ESBL resistance is also referred to as ESBL-phenotype, Amp C resistance is also referred to as Amp C-phenotype. The degrees of susceptibility/resistance of E. coli recovered from this agar must then be determined to a pre-defined panel of antimicrobials by Minimum Inhibitory Concentrations (MICs) tests. EU requirements also state that samples should be tested on two other supplemented agars which select bacteria which are resistant to carbapenems.
Carbapeems are another a group of antimicrobials which are very important in human medicine. Carbapenems are termed “last resort” antimicrobials because they are used to treat severe infections when all or almost all other treatment options have failed, because the infecting bacteria are resistant to most / all other relevant antimicrobials. Additionally, each meat sample is tested for counts of the number of background and AMR(Amp C and ESBL type resistance only) E. coli in each meat sample according to an EU protocol.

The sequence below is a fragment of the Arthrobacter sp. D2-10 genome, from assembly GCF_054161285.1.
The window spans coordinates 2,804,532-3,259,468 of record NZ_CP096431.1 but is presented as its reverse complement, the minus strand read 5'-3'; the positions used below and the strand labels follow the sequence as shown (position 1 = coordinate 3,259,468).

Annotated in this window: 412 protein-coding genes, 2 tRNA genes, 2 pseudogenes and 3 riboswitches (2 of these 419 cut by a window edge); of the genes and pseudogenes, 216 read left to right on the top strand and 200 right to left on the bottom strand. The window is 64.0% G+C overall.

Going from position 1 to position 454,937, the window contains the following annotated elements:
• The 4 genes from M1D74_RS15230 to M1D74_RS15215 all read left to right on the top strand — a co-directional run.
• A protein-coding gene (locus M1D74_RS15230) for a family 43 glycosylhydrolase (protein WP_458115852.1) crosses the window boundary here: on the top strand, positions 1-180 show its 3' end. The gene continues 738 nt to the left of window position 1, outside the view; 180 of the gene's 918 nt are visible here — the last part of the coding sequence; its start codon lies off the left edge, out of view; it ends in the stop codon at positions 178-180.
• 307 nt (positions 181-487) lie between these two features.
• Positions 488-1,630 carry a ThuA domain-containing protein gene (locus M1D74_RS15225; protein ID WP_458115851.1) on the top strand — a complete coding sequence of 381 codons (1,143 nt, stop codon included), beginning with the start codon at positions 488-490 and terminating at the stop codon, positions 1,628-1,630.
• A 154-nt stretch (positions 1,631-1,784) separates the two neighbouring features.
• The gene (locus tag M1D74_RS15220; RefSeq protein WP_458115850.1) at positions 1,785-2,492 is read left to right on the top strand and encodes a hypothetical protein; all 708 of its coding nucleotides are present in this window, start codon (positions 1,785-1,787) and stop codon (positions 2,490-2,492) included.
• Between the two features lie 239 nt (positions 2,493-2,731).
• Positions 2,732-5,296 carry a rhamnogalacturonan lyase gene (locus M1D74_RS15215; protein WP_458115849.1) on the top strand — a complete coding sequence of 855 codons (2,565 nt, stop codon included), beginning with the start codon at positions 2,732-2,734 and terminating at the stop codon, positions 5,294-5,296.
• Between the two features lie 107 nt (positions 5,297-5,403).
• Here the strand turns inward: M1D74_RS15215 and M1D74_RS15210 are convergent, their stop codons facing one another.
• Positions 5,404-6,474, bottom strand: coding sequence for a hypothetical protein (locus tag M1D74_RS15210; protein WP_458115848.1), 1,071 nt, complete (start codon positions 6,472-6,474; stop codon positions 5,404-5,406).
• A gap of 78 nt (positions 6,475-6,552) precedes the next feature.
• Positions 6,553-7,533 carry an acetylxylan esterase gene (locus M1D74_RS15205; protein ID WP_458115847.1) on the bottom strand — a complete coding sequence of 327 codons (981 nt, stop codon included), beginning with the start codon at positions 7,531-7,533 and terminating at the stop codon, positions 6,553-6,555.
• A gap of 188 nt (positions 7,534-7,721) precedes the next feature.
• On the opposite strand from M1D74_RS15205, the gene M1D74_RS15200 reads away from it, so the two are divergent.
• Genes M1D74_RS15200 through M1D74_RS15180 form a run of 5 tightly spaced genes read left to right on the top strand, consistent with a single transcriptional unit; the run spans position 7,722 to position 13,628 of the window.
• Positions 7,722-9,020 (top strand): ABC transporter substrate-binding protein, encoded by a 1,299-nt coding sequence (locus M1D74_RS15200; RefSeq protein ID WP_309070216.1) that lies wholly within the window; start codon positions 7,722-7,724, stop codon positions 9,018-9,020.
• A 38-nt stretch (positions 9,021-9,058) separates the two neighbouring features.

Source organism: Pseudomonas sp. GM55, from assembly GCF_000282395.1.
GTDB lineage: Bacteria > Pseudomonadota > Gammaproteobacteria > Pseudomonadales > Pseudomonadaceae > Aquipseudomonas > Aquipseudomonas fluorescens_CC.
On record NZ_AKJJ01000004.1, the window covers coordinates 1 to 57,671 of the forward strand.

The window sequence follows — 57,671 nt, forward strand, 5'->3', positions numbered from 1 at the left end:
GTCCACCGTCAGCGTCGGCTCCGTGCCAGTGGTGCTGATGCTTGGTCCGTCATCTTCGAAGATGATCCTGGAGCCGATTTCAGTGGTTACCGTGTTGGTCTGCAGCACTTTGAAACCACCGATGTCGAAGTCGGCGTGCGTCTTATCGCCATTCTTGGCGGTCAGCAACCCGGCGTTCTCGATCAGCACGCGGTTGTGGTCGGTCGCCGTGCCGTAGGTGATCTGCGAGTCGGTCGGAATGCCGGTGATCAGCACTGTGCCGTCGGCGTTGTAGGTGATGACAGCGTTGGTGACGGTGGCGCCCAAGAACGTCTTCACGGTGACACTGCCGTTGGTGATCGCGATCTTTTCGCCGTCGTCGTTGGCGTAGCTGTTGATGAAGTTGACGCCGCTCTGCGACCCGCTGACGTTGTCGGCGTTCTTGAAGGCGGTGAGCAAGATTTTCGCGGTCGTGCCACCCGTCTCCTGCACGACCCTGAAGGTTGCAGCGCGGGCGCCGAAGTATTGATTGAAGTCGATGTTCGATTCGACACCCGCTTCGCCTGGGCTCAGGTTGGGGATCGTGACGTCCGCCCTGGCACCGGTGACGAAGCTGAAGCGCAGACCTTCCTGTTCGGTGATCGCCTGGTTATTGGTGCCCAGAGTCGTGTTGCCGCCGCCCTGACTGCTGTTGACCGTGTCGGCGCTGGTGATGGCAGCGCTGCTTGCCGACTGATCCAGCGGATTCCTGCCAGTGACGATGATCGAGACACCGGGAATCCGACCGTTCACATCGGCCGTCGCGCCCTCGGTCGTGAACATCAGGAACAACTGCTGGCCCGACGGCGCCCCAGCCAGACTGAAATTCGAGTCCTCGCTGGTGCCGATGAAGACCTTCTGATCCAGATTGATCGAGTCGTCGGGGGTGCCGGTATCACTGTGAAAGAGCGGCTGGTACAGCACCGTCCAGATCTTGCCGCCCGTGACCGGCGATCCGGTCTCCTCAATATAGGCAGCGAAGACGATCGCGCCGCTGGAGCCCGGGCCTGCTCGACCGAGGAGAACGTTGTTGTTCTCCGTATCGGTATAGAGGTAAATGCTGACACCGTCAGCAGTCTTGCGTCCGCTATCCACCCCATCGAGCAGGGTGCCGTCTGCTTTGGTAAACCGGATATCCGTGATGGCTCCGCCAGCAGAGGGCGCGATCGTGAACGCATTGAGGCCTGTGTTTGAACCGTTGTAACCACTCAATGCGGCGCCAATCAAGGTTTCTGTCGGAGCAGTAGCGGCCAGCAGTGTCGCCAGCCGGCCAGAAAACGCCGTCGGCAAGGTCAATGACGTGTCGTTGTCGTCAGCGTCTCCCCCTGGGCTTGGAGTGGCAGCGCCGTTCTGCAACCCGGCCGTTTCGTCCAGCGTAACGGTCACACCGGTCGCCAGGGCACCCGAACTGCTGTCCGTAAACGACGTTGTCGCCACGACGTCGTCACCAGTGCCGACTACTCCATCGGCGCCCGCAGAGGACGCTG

At the request of the FSA, other agar culture media used to test samples included an agar to specifically isolate E. coli with ESBL-only type resistance only (rather than for E. coli with both an AmpC and an ESBL type resistance as per one of the EU specified agars), and an agar to isolate colistin resistant E. coli. Colistin is another “last resort” antimicrobial, so it is important to monitor if resistance in E. coli to colistin is occurring in food samples.